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power of original design. Chaucer, Shakespeare, Spenser and Milton have based their fame on poems which display wonderful genius in the conception of them. Perhaps no equal number of fine lines and passages could be collected from any other four of our English poets as could be gathered from their writings; but yet it is not on these excellencies in detail that their fame rests, so much as on the great genius exhibited in the conception of their poems. The two conjoined lead to supreme excellence. But great poetic power may exist where there is no genius to conceive an original and elaborate plan. Horace, with all his exquisite beauty and taste, was, we believe, incapable of writing a tolerable epic, or a respectable play. No higher quality than great skill is exhibited in the outlines of any of Dryden's poems or plays. Tennyson, unquestionably the greatest poet of our day, has failed, as did Wordsworth, when he has attempted the dramatic and the narrative forms of composition. No one cares for “the Princess," or “Maud” as entire
poems, but who does not delight in the minute excellencies they so profusely exhibit! Where original power exists in the conception of a great poem like the Paradise Lost, or a fine play like Othello, there will generally be found the genius requisite to work it out perfectly even in the minutest details. The greater power implies the lesser ; but there may exist the ability to write perfect sonnets, lyrics and descriptive pieces, where there is no epic or dramatic power. When therefore a poem of any length comes before us, we adopt the most complete mode of investigation, if we test it both as a work of art and a poetical composition. Judging “ Ina" then in the former aspect of it, we are bound to say, that it is found wanting; it is deficient in plot, incident and design. The reader is not borne onward to some clear and deep conclusion. At its close he is conscious of having had intercourse with some very agreeable and accomplished persons—who by the way are too much alike—with having read some fine lyrics, and had presented to his attention some beautiful imagery, but he has to think much before he can say what it is all about; and if at last he discovers a plan, he feels that it is deficient in moral earnestness and literary ingenuity. In fact, we suspect Miss Leslie of a species of literary vagrancy. She was absorbed in a passionate love of flowers, sunbeams, musicmurmuring brooks" and all that sort of thing," so that, like the child in the story, who forgot the business on which he was sent in the ardour of his pursuit after a butterfly, she has been so intent on the separate details of her poem as to overlook design. She has strung her pearls on an ordinary thread, which is not sufficiently strong to bear their weight.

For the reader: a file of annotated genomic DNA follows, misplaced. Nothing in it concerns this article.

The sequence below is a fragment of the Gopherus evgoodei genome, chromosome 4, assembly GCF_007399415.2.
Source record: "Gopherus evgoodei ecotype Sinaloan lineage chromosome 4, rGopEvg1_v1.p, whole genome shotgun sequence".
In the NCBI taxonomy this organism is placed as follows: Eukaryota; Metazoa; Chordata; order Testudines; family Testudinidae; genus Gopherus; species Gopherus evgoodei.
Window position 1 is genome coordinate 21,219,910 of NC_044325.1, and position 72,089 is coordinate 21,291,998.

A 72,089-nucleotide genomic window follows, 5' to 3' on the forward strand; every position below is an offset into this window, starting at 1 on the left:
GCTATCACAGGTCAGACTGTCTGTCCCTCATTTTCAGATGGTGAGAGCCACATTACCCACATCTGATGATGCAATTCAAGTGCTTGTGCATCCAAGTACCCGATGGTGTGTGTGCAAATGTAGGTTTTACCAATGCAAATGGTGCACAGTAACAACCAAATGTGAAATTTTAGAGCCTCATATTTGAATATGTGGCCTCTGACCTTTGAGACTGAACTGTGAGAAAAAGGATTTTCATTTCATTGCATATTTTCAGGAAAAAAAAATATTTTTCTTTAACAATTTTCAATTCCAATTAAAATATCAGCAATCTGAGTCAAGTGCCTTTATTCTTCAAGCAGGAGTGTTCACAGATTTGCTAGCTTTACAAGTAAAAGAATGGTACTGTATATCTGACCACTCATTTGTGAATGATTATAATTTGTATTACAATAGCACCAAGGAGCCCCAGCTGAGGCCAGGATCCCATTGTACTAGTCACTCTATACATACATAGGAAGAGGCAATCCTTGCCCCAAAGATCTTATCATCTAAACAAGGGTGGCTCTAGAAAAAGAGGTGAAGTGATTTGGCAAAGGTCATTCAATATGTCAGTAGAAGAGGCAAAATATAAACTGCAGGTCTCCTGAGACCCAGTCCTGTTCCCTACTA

But let us examine “Ina ” in detail. Being a dramatic
narrative, it is easily separated into distinct parts. Suppose we take it then entirely to pieces,- we will unstring the necklace, and examine the various stones of which it is composed. Are they separately of any poetic value ? Suppose they were put, with some degree of adaptation, into a volume of poetry with befitting titles--and we are not sure but Miss Leslie would act wisely if she were to do this, should she publish, as we hope she will, any other poems-would they be recognised as possessing some merit? We certainly think they would, and some of them merit of a high order. We would instance several of her lyrics, and two scenes-p. 161-suggested, we imagine, by the noble heroism of Florence Nightingale, the first of a lady in England, amidst the luxury and refinement which wealth can there purchase in such perfection as can be exhibited in no other land; the second of the “ Lady Ermengarde,” who moves like an angel amidst the sick and wounded, pining in an hospital on the banks of the Euxine. These are too long for quotation, but the following passages exhibit Miss Leslie's capability both of thinking and writing, nor would it be difficult to cite others equally good :